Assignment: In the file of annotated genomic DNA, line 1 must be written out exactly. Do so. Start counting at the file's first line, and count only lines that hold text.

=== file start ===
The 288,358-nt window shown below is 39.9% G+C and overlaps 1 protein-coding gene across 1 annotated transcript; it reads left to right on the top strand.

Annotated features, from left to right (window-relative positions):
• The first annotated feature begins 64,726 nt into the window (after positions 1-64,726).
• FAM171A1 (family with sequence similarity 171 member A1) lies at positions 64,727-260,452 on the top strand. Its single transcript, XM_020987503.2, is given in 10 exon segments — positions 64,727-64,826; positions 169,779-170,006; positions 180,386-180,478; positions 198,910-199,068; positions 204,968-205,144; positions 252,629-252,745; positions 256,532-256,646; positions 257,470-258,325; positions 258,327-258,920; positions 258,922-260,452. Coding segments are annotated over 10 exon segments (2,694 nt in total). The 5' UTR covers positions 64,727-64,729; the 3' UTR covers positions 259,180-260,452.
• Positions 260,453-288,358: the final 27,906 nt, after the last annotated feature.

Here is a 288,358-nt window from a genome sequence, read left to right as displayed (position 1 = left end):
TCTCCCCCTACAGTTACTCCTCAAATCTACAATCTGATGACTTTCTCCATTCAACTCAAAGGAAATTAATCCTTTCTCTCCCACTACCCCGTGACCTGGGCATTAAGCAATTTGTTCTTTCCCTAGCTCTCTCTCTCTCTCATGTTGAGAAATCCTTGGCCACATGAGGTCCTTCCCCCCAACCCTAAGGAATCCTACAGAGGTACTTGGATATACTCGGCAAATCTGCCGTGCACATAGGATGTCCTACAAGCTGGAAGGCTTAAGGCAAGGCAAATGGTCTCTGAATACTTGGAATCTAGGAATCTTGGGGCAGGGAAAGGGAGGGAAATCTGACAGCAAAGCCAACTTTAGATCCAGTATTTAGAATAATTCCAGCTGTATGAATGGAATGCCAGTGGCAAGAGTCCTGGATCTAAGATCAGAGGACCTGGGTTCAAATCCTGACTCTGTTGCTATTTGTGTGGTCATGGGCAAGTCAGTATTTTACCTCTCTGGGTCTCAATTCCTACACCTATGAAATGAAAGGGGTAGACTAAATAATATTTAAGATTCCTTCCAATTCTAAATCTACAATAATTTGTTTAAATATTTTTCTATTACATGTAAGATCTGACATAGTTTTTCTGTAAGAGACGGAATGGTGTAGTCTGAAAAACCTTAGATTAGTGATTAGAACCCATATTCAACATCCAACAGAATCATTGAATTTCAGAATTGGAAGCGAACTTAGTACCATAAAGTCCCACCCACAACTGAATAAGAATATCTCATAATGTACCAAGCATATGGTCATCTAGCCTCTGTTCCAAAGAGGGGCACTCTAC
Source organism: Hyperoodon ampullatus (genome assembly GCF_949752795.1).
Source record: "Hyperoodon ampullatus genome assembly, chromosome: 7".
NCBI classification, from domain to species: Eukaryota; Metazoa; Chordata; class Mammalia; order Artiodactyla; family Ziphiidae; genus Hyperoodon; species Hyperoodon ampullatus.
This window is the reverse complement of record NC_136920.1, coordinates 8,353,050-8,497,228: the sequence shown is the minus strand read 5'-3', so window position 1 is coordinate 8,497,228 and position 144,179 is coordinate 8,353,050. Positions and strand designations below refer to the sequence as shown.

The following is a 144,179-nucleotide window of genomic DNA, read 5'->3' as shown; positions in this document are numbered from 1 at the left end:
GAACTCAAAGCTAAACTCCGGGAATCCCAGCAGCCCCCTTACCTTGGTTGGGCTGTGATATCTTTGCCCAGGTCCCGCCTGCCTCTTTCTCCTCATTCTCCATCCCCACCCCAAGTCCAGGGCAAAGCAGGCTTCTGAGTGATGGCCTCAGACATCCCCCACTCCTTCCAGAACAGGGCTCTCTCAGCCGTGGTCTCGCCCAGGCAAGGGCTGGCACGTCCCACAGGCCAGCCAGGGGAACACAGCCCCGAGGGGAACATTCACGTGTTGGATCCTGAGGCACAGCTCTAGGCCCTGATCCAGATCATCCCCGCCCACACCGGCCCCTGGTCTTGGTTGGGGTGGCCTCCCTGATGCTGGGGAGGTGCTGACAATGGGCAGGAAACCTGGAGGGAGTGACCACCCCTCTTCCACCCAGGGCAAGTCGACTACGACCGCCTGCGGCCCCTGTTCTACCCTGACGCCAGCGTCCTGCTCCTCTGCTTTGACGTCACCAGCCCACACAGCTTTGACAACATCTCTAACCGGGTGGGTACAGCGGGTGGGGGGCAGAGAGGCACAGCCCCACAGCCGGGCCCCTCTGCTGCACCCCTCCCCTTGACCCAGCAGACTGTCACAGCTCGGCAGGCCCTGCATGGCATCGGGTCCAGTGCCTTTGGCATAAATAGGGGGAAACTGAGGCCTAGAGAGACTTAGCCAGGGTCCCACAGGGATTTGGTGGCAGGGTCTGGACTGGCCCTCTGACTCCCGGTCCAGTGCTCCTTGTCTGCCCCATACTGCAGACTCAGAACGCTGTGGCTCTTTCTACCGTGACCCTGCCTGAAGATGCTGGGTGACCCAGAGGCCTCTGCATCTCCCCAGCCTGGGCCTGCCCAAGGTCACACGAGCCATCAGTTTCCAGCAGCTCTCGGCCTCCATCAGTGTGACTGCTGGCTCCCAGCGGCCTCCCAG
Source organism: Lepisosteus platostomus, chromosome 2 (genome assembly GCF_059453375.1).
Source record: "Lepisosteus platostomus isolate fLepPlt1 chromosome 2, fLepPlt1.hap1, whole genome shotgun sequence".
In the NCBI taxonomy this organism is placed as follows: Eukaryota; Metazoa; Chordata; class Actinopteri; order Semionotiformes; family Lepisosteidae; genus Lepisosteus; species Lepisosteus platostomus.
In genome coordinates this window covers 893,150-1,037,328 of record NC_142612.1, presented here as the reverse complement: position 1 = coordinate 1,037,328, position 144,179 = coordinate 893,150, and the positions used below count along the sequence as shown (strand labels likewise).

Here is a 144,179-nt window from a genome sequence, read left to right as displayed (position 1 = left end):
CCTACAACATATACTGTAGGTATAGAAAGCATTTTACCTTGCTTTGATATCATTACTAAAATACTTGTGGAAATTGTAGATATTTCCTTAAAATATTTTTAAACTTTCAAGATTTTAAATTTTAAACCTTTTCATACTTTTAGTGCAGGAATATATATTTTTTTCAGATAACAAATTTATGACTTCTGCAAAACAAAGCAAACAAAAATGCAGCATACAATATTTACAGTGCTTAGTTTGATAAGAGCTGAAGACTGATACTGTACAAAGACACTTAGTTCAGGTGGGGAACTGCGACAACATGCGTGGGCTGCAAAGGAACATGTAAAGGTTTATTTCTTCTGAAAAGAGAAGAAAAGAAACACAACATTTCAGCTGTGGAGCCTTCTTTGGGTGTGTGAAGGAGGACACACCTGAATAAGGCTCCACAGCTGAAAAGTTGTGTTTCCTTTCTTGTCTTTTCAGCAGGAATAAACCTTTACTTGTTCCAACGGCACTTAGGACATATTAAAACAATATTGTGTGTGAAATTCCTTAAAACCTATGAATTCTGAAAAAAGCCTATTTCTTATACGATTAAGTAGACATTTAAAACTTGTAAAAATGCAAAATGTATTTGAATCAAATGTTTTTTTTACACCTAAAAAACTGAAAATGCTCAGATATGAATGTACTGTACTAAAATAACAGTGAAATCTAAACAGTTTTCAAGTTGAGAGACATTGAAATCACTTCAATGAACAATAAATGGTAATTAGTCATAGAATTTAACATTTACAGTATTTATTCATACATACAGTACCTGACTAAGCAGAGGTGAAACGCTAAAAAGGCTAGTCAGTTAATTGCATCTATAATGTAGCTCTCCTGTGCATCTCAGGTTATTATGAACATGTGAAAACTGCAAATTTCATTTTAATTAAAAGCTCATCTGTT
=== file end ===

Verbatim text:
The 288,358-nt window shown below is 39.9% G+C and overlaps 1 protein-coding gene across 1 annotated transcript; it reads left to right on the top strand.